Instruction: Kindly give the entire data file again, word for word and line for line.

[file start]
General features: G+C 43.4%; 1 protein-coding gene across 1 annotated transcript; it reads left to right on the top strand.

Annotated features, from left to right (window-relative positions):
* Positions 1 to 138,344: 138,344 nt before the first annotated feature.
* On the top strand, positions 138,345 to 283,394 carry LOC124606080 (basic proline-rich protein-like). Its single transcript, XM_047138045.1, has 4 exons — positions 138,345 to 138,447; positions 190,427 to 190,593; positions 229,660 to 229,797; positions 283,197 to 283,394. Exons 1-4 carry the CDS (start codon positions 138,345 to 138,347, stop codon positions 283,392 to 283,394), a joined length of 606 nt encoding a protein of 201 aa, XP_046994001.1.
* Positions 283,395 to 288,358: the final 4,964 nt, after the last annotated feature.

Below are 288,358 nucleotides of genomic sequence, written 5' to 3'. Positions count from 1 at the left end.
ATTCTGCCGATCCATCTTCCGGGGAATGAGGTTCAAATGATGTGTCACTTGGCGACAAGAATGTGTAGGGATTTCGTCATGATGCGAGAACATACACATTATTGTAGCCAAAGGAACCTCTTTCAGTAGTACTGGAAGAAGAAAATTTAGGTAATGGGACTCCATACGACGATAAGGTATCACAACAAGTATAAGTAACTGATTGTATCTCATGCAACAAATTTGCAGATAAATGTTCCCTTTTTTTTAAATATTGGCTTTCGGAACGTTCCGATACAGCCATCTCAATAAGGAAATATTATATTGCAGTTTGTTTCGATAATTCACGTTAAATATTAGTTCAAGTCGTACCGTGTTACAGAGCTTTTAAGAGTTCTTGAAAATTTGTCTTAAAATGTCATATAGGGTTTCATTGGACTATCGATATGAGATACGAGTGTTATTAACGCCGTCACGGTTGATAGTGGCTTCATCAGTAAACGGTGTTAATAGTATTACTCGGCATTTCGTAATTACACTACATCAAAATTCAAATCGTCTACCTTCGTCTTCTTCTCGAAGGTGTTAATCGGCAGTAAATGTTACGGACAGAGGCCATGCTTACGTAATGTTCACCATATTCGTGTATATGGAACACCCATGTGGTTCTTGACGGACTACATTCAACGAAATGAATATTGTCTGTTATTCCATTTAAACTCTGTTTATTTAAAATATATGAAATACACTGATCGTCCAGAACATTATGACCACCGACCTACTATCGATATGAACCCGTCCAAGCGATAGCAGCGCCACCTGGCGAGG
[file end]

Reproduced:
General features: G+C 43.4%; 1 protein-coding gene across 1 annotated transcript; it reads left to right on the top strand.

Annotated features, from left to right (window-relative positions):
* Positions 1 to 138,344: 138,344 nt before the first annotated feature.
* On the top strand, positions 138,345 to 283,394 carry LOC124606080 (basic proline-rich protein-like). Its single transcript, XM_047138045.1, has 4 exons — positions 138,345 to 138,447; positions 190,427 to 190,593; positions 229,660 to 229,797; positions 283,197 to 283,394. Exons 1-4 carry the CDS (start codon positions 138,345 to 138,347, stop codon positions 283,392 to 283,394), a joined length of 606 nt encoding a protein of 201 aa, XP_046994001.1.
* Positions 283,395 to 288,358: the final 4,964 nt, after the last annotated feature.

Below are 288,358 nucleotides of genomic sequence, written 5' to 3'. Positions count from 1 at the left end.
ATTCTGCCGATCCATCTTCCGGGGAATGAGGTTCAAATGATGTGTCACTTGGCGACAAGAATGTGTAGGGATTTCGTCATGATGCGAGAACATACACATTATTGTAGCCAAAGGAACCTCTTTCAGTAGTACTGGAAGAAGAAAATTTAGGTAATGGGACTCCATACGACGATAAGGTATCACAACAAGTATAAGTAACTGATTGTATCTCATGCAACAAATTTGCAGATAAATGTTCCCTTTTTTTTAAATATTGGCTTTCGGAACGTTCCGATACAGCCATCTCAATAAGGAAATATTATATTGCAGTTTGTTTCGATAATTCACGTTAAATATTAGTTCAAGTCGTACCGTGTTACAGAGCTTTTAAGAGTTCTTGAAAATTTGTCTTAAAATGTCATATAGGGTTTCATTGGACTATCGATATGAGATACGAGTGTTATTAACGCCGTCACGGTTGATAGTGGCTTCATCAGTAAACGGTGTTAATAGTATTACTCGGCATTTCGTAATTACACTACATCAAAATTCAAATCGTCTACCTTCGTCTTCTTCTCGAAGGTGTTAATCGGCAGTAAATGTTACGGACAGAGGCCATGCTTACGTAATGTTCACCATATTCGTGTATATGGAACACCCATGTGGTTCTTGACGGACTACATTCAACGAAATGAATATTGTCTGTTATTCCATTTAAACTCTGTTTATTTAAAATATATGAAATACACTGATCGTCCAGAACATTATGACCACCGACCTACTATCGATATGAACCCGTCCAAGCGATAGCAGCGCCACCTGGCGAGG